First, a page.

Nick Clegg: Don't waste our time... bring forward real reform

This rump Parliament, brought to its knees by scandal, has one final chance left to redeem itself

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On Wednesday, all the pomp and ceremony that Parliament can muster will be rolled out for the Queen's Speech, setting out the Government's list of new laws for the coming year. But the glitz and glamour will be based on a complete fiction. Parliament will find it difficult to pass any of the bills promised in the Queen's Speech this year – there are just 70 sitting days left before it is dissolved for the general election, too little time to debate and approve the Government's latest legislative shopping list. The current average time taken for laws to make it from first reading to royal assent is 240 days.

Gordon Brown's Government is running out of time. The Queen's Speech will be dressed up as the way to "build Britain's future" when it will be little more than a rehearsal of the next Labour Party manifesto, an attempt to road-test policy gimmicks that might save this Government's skin. It is a waste of everyone's time, and should be cancelled in favour of an emergency programme of reform.

After the expenses scandal, this Parliament has destroyed its own legitimacy. Not in living memory has confidence in politicians, trust in the system, or faith in the Government's capacity to change things been as low as it is today. People are no longer willing to respect the will of this failed Parliament. This Parliament has forfeited the right to do anything but focus on political reform.

The one gift this failed Parliament can give its successor is a fresh start. When you move out of a house, you clean it for the people moving in. Seventy days may not be long, but it is long enough, with strong political will, to clean up politics once and for all. We need an action plan to save Britain's democracy in time for the next general election so that the new parliament commands full support.

The beginnings of change could be in place before Christmas. Next week, a committee led by Labour MP Tony Wright will produce a report on reducing the power of government in Parliament. It should be adopted immediately so that governments can never again use whips to ride roughshod over the views of elected representatives. Then, in December, amendments to introduce fixed-term parliaments and party-funding reform should be tabled – with cross-party support – to the Constitutional Reform and Governance Bill, the only piece of ongoing legislation that should be carried forward. Fixed-term parliaments are vital so that the date of the general election is no longer the plaything of prime ministers. On party funding reform, significant cross-party consensus was achieved under the leadership of Sir Hayden Phillips, but dropped for political expediency. We should return to these proposals, with some significant additions, and introduce them in time for the 2010 general election, ensuring that this election is a competition of ideas not of marketing budgets.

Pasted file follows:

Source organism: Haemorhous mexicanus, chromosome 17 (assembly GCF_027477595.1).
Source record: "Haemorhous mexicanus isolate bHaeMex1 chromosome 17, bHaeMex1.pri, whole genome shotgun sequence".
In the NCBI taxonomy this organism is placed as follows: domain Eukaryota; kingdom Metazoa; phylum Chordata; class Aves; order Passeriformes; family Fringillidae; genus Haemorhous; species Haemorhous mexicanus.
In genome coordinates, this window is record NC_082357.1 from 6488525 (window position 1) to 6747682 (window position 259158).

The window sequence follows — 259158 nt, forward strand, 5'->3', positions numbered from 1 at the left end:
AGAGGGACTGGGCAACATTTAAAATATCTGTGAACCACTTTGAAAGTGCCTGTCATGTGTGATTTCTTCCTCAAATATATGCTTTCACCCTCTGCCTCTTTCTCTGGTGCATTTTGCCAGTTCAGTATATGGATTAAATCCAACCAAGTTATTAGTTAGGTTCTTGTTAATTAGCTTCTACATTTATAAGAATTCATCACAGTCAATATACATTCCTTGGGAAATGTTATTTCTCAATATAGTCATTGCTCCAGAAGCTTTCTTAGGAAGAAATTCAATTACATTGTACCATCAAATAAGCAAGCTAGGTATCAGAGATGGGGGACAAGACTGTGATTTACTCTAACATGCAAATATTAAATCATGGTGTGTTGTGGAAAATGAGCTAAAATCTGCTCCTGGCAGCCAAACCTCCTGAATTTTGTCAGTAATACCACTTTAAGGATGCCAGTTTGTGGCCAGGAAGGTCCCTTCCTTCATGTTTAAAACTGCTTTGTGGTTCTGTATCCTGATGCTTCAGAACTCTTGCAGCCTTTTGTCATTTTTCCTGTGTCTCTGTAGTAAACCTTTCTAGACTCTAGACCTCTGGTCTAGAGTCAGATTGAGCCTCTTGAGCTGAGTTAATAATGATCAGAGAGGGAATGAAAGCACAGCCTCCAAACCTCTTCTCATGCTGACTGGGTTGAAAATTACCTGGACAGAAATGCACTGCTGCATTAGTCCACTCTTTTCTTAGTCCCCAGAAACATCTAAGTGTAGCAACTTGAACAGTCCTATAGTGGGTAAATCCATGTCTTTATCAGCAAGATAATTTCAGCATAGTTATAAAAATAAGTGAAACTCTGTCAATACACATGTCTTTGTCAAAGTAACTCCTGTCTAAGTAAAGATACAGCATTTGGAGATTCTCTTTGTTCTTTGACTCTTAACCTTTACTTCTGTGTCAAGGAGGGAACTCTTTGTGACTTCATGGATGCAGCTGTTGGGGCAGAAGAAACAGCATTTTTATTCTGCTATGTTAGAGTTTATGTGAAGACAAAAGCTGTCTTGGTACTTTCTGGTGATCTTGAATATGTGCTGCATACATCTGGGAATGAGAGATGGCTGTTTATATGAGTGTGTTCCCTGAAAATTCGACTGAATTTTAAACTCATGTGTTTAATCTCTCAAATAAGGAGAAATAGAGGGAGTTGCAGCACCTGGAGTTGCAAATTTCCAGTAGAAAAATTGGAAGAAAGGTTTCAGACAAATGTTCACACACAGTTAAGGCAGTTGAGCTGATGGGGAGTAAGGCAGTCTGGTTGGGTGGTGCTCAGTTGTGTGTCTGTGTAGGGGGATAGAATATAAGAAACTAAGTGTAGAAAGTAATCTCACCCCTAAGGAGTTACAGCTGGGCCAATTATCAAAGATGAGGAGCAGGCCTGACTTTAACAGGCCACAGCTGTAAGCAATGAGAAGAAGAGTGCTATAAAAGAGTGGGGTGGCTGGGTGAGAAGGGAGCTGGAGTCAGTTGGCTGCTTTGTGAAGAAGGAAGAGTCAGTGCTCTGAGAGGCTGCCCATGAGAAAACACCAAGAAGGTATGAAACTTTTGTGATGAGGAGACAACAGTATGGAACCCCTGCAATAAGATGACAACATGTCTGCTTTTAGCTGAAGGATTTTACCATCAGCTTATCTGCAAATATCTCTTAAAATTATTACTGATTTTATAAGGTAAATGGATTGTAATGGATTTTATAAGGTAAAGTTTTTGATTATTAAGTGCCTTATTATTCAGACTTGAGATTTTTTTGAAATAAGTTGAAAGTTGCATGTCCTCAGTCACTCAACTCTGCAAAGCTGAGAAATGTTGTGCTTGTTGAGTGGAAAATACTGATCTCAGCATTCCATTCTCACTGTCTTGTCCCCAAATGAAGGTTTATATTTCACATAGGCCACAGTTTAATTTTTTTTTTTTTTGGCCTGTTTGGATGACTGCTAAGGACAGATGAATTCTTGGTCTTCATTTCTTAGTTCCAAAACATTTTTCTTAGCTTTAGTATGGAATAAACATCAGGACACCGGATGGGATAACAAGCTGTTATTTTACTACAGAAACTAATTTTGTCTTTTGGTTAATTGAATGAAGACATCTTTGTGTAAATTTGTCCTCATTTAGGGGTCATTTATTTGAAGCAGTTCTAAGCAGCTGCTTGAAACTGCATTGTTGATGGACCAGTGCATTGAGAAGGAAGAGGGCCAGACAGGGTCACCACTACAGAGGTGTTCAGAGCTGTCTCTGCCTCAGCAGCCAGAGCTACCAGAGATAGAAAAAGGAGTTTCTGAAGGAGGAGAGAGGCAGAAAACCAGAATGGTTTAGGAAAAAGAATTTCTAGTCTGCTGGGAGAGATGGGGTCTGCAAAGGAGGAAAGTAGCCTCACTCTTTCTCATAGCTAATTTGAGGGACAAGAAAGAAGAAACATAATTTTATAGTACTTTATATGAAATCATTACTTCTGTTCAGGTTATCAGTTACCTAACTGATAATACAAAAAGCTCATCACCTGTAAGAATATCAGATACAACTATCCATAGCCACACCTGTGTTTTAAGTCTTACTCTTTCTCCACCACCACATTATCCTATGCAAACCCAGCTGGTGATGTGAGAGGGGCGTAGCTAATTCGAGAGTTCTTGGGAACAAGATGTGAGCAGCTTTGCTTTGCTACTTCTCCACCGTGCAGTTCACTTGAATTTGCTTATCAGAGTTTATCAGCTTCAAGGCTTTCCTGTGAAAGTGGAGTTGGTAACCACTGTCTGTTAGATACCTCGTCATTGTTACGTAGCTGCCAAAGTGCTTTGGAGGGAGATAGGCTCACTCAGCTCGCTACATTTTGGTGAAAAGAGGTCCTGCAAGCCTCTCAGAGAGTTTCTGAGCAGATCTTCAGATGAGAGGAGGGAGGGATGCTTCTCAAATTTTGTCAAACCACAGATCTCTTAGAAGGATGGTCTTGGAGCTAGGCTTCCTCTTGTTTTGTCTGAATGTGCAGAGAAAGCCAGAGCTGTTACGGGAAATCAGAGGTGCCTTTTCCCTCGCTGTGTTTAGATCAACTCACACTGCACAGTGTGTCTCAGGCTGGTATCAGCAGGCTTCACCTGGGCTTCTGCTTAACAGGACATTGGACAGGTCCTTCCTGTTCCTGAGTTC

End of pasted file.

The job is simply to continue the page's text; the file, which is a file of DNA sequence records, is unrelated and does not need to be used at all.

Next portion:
In the early part of next year, the parties should agree a Code of Conduct for candidates, so that everyone standing for public office commands public confidence. The Code should be based on the Nolan Principles of Public Life and it must, as Sir Christopher Kelly recommended, require candidates to publish a declaration of their financial interests so people know about issues that might affect their MP's independence before they decide to vote for them. Then, we should introduce a Bill to allow MPs to be sacked if they are found to have seriously breached the rules.

The final task will be to address our electoral systems. Now is the time to reform the House of Lords. MPs have voted decisively for direct elections of all peers, and there is cross-party agreement on the powers of the upper chamber. Then there is the question of elections to the House of Commons. There is growing consensus that a new electoral system is needed. Given the diversity of opinion but the need for swift action, the time is right for the people to decide. Parliament should establish a Committee on Electoral Reform composed of 100 randomly-chosen citizens, as pioneered in British Columbia. It would be given a year to consult and take evidence, and produce proposals taken to the electorate in a referendum.

These changes would be a tall order but with political will they could transform our threadbare democratic institutions. Instead of being just a sorry footnote to a shameful year at Westminster, these months would become a moment of great change in British political history. This rump Parliament, brought to its knees by scandal, has one final chance left to redeem itself. It must provide a golden legacy to the next Parliament so that we can all be proud of our democracy once again.

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